Everyone is Tulip is recommended for public libraries, where it can live on the adult shelves but still be available for some younger readers to check out. Readers who enjoy celebrity culture, as well as criticism of it, and learning more about the darker side of YouTube and social media are likely to enjoy this graphic novel. 

Everyone is Tulip
By Dave Baker
Art by Nicole Goux, Ellie Hall
Dark Horse, 2021
ISBN: 9781506722290

Publisher Age Rating: 16+

NFNT Age Recommendation: Adult (18+), Older Teen (16-18)

Raptor: A Sokol Graphic Novel

Raptor introduces the reader to two main characters who exist in parallel, but entwined universes; the mercenary Sokol, who lives and hunts mysterious beasts in a stark feudal landscape and Arthur, the author of supernatural tales who is a disturbed, grieving widower living in nineteenth century Wales. Arthur’s grief and interest in the supernatural leads him to an active interest in gothic spiritualism.

The character Sokol is a duality; both a human and a hawk, trapped between life and death, civilized life and animal instinct, and reality and fantasy. The resulting tale is a combination of monster-hunting adventures and historical fiction exploring the nature of grief, books, readers, and the intersection of boundaries. Sokol wears a hard mask throughout the novel, readers never see any facial engagement with him, especially as he finds an ancient coin which he quickly gives away and plays a large part in the overall action of the graphic novel. Arthur, on the other hand, is portrayed as a depressed young man, full of pain and despair with the loss of his young wife. Arthur’s brother attempts to help him by introducing him to a secret society filled with tarot cards and superstitions.

The two main personalities meet and interact through a manuscript written by Arthur about his apparently  invented character, Sokol. Written changes to the manuscript are manifested by both characters as they begin to communicate across the borders between their two realities. This interaction helps Arthur handle the devastation felt by the death of his wife and allows Sokol to become more engaged with his world as well.

McKean created his sophisticated and haunting illustrations in ink and pencil, augmented with several painted pages, before scanning them to be shaped digitally. Sokol and his world are illustrated with thick lines, a liberal use of black ink and elaborate details in the feathers of the birds and cloth worn by the humans. The monsters are enormous, the trees (my favorite) are twisted, gnarled, and grotesque, and the buildings of the town are, in turn, earthy and medieval. Arthur’s story is created with a softer line, offering an abstract dreaminess to the story line and the characters with several instances of splashes of color. Arthur’s dreams, on the other hand, are completely loaded with color and conceptual images that are as breathtaking as they are beautiful. The lettering throughout is small and fairly translucent ensuring that the reader slow down to appreciate the text and the illustrations that surround it. This is a book that calls to be read and re-read again and again. The two intersecting story lines are opaque enough that each reading gives an additional glimpse into the two worlds and the characters but leaves additional questions and wonderment.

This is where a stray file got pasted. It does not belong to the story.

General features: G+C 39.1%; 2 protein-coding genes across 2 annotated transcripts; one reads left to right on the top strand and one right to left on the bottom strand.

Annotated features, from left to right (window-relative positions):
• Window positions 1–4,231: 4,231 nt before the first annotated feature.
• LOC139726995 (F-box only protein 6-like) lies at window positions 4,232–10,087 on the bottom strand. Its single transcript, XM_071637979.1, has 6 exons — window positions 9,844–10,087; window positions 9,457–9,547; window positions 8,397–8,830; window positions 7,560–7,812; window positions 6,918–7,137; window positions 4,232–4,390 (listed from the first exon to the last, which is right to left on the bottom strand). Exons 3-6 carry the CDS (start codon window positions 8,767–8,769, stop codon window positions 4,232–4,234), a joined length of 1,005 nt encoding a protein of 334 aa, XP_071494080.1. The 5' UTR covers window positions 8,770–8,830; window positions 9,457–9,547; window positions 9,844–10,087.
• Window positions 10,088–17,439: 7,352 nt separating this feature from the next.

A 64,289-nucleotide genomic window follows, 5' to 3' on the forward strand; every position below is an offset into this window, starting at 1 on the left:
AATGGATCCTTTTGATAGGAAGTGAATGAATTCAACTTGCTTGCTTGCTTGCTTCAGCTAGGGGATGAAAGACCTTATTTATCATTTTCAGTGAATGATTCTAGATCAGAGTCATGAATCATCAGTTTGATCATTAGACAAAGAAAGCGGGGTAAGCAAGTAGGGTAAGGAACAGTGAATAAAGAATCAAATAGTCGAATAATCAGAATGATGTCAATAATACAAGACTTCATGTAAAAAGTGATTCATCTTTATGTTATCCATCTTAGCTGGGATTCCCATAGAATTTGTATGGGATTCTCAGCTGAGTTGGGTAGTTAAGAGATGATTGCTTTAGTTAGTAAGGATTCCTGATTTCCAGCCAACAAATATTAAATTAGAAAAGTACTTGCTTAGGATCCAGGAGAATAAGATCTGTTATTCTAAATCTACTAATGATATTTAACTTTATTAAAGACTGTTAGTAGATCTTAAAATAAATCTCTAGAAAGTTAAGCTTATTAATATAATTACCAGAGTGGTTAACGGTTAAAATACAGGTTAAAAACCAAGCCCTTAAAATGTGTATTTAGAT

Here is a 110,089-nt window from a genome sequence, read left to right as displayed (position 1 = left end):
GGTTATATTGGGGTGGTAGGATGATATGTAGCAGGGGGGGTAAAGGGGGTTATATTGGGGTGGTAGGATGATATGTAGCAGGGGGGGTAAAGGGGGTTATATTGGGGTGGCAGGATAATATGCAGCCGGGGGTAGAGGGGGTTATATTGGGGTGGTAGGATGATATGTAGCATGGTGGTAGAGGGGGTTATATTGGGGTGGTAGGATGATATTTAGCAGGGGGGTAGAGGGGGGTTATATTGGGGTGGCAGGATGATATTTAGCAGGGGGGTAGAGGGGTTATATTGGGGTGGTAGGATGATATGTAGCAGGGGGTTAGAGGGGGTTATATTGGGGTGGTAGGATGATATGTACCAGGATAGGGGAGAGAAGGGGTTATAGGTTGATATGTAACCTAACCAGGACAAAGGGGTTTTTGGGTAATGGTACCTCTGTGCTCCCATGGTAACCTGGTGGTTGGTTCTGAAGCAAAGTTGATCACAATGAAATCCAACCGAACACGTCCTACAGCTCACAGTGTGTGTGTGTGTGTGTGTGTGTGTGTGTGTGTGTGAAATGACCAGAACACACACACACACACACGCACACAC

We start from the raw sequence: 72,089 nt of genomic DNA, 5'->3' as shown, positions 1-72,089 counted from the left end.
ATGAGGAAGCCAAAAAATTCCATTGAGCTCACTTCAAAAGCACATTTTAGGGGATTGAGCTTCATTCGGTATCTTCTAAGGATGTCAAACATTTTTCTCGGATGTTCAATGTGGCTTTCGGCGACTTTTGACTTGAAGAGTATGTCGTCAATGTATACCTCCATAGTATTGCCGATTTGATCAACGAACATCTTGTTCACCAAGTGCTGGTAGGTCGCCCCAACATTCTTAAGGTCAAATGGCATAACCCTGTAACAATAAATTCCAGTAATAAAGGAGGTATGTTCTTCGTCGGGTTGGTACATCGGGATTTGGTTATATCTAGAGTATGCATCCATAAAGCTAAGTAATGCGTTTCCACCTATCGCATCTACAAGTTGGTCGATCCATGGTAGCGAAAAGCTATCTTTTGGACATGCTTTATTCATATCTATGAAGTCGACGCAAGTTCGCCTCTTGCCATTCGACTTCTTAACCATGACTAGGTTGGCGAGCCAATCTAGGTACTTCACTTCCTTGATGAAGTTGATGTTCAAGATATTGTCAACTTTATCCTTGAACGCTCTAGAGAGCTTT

Recommended for collections that house his previous works as well as the Sandman series. The story line is complex but also accessible for older teens who appreciate stories that are slower in pace, beautifully illustrated, and open ended.

Raptor: A Sokol Graphic Novel Vol.
By Dave McKean
Dark Horse, 2021
ISBN: 9781506720630

NFNT Age Recommendation: Adult (18+), Older Teen (16-18)
Creator Representation:  British,  Character Representation:  Depression

Lone Wolf and Cub

A samurai epic of staggering proportions, the acclaimed Lone Wolf and Cub begins its second life at Dark Horse Manga with new, larger editions of over 700 pages, value priced. The brilliant storytelling of series creator Kazuo Koike and the groundbreaking cinematic visuals of Goseki Kojima create a graphic-fiction masterpiece of beauty, fury, and thematic power.

(Publisher Description)

This title has not (yet) been reviewed by our staff, but it is a title that we highly recommend for the majority of libraries building collections for this age range.


Lone Wolf and Cub
By Kazuo Koike
ISBN: 9781616551346
Dark Horse, 2013
NFNT Age Recommendation: Adult (18+)
Volumes available: 12 (Series complete)